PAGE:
The IRS today released an advance version of Rev. Proc. 2019-13 to provide a safe harbor method of accounting for determining depreciation deductions for passenger automobiles that qualify for the 100% additional first-year depreciation deduction under section 168(k) and that are subject to the depreciation limitations for passenger automobiles of section 280F(a).
These provisions were included as part of the December 2017 tax law (Pub. L. No. 115-97) that is also known the “Tax Cuts and Jobs Act.” The additional first-year depreciation deduction applies to “qualified property”—including passenger automobiles—acquired and placed in service after September 27, 2017, and before January 1, 2027.
Read Rev. Proc. 2019-13 [PDF 96 KB]
The 2017 tax law extended and modified the additional first-year depreciation deduction (bonus depreciation) measures. Under the tax law, generally, the bonus depreciation percentage is increased to 100% (up from 50%) for property acquired and placed in service after September 27, 2017, and before 2023. It also provides a phase-down of the bonus depreciation percentage, allowing an 80% deduction for property placed in service in 2023; a 60% deduction for property placed in service in 2024; a 40% deduction for property placed in service in 2025; and a 20% deduction for property placed in service in 2026.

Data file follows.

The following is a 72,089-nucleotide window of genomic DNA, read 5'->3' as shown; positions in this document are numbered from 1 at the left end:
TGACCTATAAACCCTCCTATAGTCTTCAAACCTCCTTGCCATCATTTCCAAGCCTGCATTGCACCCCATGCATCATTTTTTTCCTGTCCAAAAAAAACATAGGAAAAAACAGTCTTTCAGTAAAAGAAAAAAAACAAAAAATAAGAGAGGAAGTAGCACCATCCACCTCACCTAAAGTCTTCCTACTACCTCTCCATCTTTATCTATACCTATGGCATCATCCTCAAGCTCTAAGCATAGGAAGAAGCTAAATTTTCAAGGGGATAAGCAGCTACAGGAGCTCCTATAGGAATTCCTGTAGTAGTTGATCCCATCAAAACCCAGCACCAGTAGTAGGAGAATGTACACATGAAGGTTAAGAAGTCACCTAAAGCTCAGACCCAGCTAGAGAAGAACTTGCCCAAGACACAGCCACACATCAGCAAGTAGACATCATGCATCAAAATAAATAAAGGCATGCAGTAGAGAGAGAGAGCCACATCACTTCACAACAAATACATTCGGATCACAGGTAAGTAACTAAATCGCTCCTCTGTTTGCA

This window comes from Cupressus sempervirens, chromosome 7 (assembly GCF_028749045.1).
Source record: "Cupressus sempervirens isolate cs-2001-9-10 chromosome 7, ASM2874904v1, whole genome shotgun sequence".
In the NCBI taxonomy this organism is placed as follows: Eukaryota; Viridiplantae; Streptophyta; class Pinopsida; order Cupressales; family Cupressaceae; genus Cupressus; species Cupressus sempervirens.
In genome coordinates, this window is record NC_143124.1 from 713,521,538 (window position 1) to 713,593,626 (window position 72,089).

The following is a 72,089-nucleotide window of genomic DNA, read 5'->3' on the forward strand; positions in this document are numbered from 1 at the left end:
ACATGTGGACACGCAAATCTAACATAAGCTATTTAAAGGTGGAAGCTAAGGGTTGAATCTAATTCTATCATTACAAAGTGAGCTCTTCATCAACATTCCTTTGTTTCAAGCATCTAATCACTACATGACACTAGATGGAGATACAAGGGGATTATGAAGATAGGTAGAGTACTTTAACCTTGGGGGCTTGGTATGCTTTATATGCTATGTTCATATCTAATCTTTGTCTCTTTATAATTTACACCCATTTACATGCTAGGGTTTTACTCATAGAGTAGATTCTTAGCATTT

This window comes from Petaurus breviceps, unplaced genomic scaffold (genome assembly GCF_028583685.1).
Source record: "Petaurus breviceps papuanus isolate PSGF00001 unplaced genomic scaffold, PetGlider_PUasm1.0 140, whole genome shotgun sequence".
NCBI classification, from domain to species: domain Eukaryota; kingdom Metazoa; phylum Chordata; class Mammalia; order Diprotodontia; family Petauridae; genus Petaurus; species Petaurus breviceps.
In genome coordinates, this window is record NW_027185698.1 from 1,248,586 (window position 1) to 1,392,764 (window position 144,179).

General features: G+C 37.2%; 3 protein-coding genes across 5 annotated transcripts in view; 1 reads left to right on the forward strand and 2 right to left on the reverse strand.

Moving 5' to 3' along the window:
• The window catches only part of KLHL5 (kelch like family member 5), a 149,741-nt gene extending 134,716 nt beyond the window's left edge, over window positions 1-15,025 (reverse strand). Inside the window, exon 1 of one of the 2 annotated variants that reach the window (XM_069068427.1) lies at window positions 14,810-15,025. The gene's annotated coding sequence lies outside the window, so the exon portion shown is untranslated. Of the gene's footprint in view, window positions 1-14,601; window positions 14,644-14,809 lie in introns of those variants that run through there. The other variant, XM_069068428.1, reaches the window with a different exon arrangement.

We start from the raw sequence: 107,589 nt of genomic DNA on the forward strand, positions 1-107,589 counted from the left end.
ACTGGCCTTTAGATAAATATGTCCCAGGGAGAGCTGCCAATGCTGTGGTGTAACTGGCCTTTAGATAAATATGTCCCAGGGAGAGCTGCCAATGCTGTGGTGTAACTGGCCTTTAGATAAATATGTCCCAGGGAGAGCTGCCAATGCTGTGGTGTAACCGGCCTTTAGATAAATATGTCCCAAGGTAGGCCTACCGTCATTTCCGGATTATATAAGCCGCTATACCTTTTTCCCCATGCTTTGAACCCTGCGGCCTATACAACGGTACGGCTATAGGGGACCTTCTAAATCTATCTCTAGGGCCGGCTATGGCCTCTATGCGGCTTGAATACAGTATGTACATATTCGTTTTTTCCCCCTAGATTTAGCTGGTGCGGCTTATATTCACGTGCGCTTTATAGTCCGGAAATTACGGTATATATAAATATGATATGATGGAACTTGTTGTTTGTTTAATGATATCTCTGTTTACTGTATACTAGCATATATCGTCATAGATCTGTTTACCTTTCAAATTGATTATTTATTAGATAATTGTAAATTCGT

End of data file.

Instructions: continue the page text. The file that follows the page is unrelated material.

The 2017 tax law also increased the depreciation limitations for passenger automobiles placed in service after 2017. If bonus depreciation is not claimed, the allowable depreciation is limited to $10,000 in year one; $16,000 in year two; $9,600 in year three; and $5,760 in all subsequent years (these limitations will be indexed for inflation for automobiles placed in service after 2018).
As explained in a related IRS release—IR-2019-14—Rev. Proc. 2019-13 provides a safe harbor method of accounting for passenger automobiles. The safe harbor allows depreciation deductions for the excess amount during the recovery period, subject to the depreciation limitations applicable to passenger automobiles. The safe harbor is available for:
To apply the safe-harbor method, the taxpayer must use the applicable depreciation table in Appendix A of IRS Publication 946. The safe harbor method does not apply to a passenger automobile placed in service by the taxpayer after 2022, or to a passenger automobile for which the taxpayer elected out of the 100% additional first year depreciation deduction or elected under section 179 to expense all or a portion of the cost of the passenger automobile.
Taxpayers adopt the safe harbor method of accounting by applying it to deduct depreciation of a passenger automobile on their return for the first tax year following the placed-in-service year.
Rev. Proc. 2019-13 provides examples illustrating application of the safe harbor method of accounting.
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